of eighty years. In his family were eight 
children, six of whom survive : George, 
who is living with Mrs. Sack; Fred, of 
Warsaw; Rudolph, who resides in Rocky 
Run township ; Mrs. Sack ; Henry, who is 
with his father in Rocky Run township; 
and Minnie, the wife of Frank Shair, also 
on the old homestead with the father. 
Mrs. Sack was fir'st married in 1871, be- 
coming the wife of Jacob Shafrner, who 
was born in Switzerland. His parents 
both died in Germany. Coming to the 
new world he was known for some years 
as a thrifty farmer of Wilcox township 
and he died there in 1886, leaving one 
son. George J., of Rocky Run township 
who married Miss Cora Gillham and has 
two children. By her second marriage 
Mrs. Sack had two children, twins, Bessie 
May and Jessie Pay. The former is at 
home but the latter died January 25. 
1904, at the age of fourteen years, and 
was buried in W r arsaw cemetery. She 
died suddenly although she had long been 
an invalid and during her illness had dis- 
played a most sweet and lovable disposi- 
tion, being a most patient sufferer, greatly 
missed by all. 

Mr. Sack was the owner of one hundred 
and twenty acres of land in Rocky Run 
township, whereon he built a comfortable 
residence and one of the best barns in that 
part of the county. He also put up other 
good outbuildings and developed an ex- 
cellent farm property, which is now in 



possession of his widow. He was a re- 
publican in politics and always stood 
loyally by the party which was the de- 
fense of the union at the time of the Civil 
war and which has always been a party 
of reform, progress and improvement. 
An industrious man, frugal and careful, 
he thus made a start in life and in later 
years was enabled to enjoy more of life's 
comforts and luxuries. In his business 
affairs he was thoroughly reliable and 
was never known to take advantage of 
the necessities of his fellowmen in any 
trade transaction. He was regarded as a 
kind friend, a good neighbor and loyal 
citizen, and thus his death was the occa- 
sion of deep and wide spread regret, when,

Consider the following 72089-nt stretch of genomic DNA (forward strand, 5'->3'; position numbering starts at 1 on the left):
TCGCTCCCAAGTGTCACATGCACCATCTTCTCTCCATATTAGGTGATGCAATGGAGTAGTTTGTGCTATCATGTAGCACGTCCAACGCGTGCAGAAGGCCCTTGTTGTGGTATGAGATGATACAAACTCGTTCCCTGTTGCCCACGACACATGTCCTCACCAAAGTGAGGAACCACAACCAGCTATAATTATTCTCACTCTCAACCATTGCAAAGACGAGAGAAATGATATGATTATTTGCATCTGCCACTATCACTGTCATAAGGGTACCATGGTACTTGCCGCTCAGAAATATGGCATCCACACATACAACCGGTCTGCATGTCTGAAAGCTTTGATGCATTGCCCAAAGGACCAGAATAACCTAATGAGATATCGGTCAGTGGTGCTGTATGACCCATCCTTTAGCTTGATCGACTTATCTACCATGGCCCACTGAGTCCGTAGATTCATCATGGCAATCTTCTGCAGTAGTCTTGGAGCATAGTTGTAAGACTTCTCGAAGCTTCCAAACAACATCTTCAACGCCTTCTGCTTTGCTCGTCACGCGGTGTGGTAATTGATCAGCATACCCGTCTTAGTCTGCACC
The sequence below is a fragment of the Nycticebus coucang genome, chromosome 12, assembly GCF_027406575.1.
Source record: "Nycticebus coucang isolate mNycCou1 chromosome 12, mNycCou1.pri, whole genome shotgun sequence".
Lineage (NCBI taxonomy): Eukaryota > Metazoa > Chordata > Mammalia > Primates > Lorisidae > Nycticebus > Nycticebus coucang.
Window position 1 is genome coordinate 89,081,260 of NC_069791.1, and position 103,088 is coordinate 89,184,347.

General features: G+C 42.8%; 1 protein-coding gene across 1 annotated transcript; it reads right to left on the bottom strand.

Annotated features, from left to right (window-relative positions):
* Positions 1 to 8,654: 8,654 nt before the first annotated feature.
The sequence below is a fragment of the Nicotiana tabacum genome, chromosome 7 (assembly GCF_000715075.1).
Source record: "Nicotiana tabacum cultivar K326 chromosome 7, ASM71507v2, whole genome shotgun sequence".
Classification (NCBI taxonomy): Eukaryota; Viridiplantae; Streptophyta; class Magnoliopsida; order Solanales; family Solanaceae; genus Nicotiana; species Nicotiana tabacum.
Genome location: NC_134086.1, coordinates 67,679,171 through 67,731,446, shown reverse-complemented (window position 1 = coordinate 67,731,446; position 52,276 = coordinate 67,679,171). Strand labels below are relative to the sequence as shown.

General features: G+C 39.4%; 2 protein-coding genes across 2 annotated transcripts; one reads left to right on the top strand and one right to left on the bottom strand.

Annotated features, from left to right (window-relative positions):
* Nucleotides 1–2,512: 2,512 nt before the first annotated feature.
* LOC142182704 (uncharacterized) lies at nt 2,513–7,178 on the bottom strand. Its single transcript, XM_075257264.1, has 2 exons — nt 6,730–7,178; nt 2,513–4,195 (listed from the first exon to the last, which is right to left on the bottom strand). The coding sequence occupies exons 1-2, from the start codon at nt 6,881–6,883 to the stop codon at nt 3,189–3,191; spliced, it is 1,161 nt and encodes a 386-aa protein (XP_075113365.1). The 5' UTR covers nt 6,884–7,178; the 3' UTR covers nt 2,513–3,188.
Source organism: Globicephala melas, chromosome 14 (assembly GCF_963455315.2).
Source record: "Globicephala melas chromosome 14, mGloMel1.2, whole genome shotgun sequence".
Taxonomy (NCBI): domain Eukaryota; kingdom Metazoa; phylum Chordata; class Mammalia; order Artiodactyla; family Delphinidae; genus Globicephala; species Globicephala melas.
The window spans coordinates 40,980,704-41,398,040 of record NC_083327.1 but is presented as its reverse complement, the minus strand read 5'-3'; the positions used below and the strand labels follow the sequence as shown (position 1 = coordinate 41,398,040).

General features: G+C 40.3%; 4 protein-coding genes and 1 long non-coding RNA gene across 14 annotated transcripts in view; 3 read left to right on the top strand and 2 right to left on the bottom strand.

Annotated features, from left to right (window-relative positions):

on the 27th of November, 1900, he was 
called to his final rest, his remains being 
interred in Rocky Run township. Mrs. 
Sack still survives her husband and re- 
sides upon the farm but rents the land, 
from which she derives a good income, 
and she is comfortably situated in life. 



R. E. GILLHAM. 

R. E. Gillham, one of the substantial 
farmers of Wilcox township, and a native 
son of the county, was born in Rocky Run 
township, January 13, 1855, and is a son 
of John and Ann (Woodworth) Gillham. 
The father was born in Kentucky in 1832, 
and the mother was a native of Missouri. 
When a young boy he came to Hancock 
county, settling in Walker township, and 
throughout the greater part of his life he 



HANCOCK COUNTY, ILLINOIS. 



157 



followed the occupation of farming. He 
spent six years in California, where he en- 
gaged in general agricultural pursuits and 
also worked in the gold mines. He then 
returned to his old home in Hancock 
county and was identified with its agri- 
cultural interests up to the time of his 
demise which occurred in June, 1888. His 
wife passed away in January, 1890, and 
both were laid to rest in \Yarsaw ceme- 
tery. Of their five children four yet sur- 
vive, namely: R. E., of this review; 
James, of Texas ; Lemuel, also in Texas ; 
and Dr. Charles W. Gillham, of Warsaw, 
Illinois. 

The early educational privileges of R. 
E. Gillham were obtained in the district 
schools of Rocky Run township, and were 
supplemented by a course of study in the 
Warsaw high school. Nothing occurred 
to vary for him the routine of farm life in 
his boyhood days, and the practical train- 
ing which he received in the work of the 
fields proved of the utmost value when he 
started out in life on his own account. 
He was married January 14, 1875, to 
Miss Anna M. Pell, who was born in 
Michigan, August. 13, 1855, an d is a 
daughter of John and Sarah Ann ( South- 
well) Pell, both of whom were natives 
of England. The mother, born Septem- 
ber 21, 1835, was educated in London, 
and when eighteen years of age crossed 
the Atlantic to the new world. Mr. Pell, 
who chose farming as a life work, fol- 
lowed that pursuit for many years in 
Lewis county, Missouri, where he passed 
away, after which his widow became the 
wife of Jacob Sack, who is still living in 
Warsaw. Mrs. Sack, however, departed 
this life. February 23, 1902. By her first 



marriage she had three children, two of 
whom survive, namely: Mrs. Gillham; 
Halsey Pell, of Warsaw ; by second mar- 
riage there are W,illiam Sack, also 
of Warsaw; and Emma, the wife 
of Thomas Daugherty, of Warsaw. 
Robert Southwell, an uncle of Mrs. 
Gillham on the maternal side, was a